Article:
Four years ago, NVIDIA previewed their first ever desktop chipset - the nForce 420 - at Computex. The anticipation of NVIDIA’s entry into the Athlon chipset market at the time was astounding. While they didn’t get it right the first time around, by the end of nForce2’s reign, VIA had relinquished the throne as the most desirable supplier of AMD chipsets. Late last year, when NVIDIA announced that they had finally signed a cross licensing agreement with Intel, we knew it meant that NVIDIA’s chipsets would soon be coming to the Intel platform, but honestly, we didn’t really care. We hadn’t recommended an Intel CPU since the introduction of Prescott and this time around, NVIDIA’s biggest competition wasn’t VIA, it was Intel - and it’s rare that you beat Intel in making chipsets for their own processors.
Honestly, Intel processors and even the platform haven’t been interesting since the introduction of Prescott. They have been too hot and poor performers, not to mention that the latest Intel platforms forced a transition to technologies that basically offered no performance benefits (DDR2, PCI Express). A bit of that changed when Intel brought forth their dual core plans - assuming that they can actually guarantee availability, Intel is planning to ship more desktop dual core processors, at lower prices, than AMD this year. As we mentioned in our preview of Intel’s dual core Pentium D, the cheapest dual core processors will weigh in at $241 for the 2.8GHz models. While for the same price you can get a much faster single core AMD CPU, the word “faster” applies selectively depending on what sort of usage models that you’re looking at - whether it’s heavy multitasking, or mostly running single applications. We’ve already had that discussion, and the decision is still in your hands, but needless to say, Intel’s processors have all of the sudden become much more interesting given the proposed price point for their entry-level dual core CPUs. Now all of the sudden, there’s some purpose to actually looking at the latest chipsets for the Intel platform.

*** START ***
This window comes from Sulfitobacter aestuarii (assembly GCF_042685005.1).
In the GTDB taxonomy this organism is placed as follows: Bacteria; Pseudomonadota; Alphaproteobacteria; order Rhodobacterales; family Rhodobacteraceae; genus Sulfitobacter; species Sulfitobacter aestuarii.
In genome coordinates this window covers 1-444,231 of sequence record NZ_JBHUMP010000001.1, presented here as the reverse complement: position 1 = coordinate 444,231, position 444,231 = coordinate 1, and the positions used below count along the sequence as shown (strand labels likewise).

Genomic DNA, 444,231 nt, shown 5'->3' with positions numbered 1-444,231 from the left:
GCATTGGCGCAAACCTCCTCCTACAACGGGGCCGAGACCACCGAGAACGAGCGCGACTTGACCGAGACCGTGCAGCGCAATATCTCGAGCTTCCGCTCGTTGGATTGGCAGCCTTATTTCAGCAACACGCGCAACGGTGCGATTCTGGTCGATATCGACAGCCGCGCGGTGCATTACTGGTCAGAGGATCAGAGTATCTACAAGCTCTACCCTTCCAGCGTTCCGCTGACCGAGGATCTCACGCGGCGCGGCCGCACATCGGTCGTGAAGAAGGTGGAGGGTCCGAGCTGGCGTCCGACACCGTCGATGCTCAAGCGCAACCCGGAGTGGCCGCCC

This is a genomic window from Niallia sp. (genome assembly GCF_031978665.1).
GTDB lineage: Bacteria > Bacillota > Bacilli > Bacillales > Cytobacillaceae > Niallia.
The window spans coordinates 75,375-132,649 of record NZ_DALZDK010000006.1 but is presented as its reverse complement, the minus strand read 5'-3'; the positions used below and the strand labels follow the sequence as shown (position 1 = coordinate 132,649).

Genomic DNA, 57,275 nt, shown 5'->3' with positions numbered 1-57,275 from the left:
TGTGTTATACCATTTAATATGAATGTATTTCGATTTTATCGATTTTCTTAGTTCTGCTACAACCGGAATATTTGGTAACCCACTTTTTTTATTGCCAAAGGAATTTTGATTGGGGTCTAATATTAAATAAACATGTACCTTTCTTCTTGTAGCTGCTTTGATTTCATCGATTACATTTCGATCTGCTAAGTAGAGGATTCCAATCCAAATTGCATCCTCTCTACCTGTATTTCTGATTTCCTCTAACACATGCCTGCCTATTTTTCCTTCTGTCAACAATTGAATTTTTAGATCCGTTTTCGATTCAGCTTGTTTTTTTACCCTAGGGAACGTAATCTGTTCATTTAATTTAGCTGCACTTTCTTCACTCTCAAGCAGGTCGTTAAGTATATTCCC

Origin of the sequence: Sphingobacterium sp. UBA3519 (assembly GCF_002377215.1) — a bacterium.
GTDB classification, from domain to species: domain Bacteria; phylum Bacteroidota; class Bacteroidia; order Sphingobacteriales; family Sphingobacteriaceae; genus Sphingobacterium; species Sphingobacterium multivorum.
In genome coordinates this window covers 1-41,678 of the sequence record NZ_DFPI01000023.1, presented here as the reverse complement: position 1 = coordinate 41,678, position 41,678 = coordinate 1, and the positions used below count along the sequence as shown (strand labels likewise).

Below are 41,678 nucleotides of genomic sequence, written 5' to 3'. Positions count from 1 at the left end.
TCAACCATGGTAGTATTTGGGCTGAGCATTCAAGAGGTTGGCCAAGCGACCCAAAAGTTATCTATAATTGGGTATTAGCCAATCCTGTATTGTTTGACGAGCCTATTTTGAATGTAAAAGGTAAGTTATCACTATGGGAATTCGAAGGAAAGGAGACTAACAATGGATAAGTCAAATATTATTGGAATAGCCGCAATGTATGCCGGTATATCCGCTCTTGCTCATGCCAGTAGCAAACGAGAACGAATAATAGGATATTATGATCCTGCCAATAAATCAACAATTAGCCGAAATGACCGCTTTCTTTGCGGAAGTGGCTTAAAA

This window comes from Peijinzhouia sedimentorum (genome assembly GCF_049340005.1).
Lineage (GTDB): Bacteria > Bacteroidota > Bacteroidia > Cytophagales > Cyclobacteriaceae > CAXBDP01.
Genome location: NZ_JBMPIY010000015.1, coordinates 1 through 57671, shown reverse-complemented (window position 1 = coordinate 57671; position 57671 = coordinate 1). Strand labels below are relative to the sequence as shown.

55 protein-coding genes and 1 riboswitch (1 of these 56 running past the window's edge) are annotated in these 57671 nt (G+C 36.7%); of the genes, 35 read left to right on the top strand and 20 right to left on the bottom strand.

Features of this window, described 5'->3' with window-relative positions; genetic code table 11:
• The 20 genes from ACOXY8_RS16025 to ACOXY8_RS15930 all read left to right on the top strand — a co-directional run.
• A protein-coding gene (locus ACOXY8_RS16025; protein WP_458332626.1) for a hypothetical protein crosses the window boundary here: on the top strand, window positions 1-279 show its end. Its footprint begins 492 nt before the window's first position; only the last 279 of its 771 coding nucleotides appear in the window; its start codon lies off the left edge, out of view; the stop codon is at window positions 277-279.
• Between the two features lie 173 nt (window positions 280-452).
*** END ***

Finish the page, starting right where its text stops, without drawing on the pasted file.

We have yet to recommend any of Intel’s single core Prescott CPUs, and if you are looking for a single core Pentium 4, then you should already have a good idea of what chipsets there are out there. But for dual core, the platform support is much more limited. None of Intel’s previous chipsets will support dual core, only their most recently announced 955X and 945 chipsets offer dual core support. On the NVIDIA side, their nForce4 SLI Intel Edition chipset does support dual core, but NVIDIA stipulates that the motherboard manufacturers must implement that support properly on the design side. As long as the motherboard manufacturer states that their nForce4 board supports Intel’s dual core, you should be sitting pretty. Chipsets from all manufacturers, including ATI, SiS and VIA will undoubtedly offer dual core support, but the fact of the matter is that their release is further down the line. What we’re looking at today are the two heavyweights that are supposed to be available in the channel by the end of this month.
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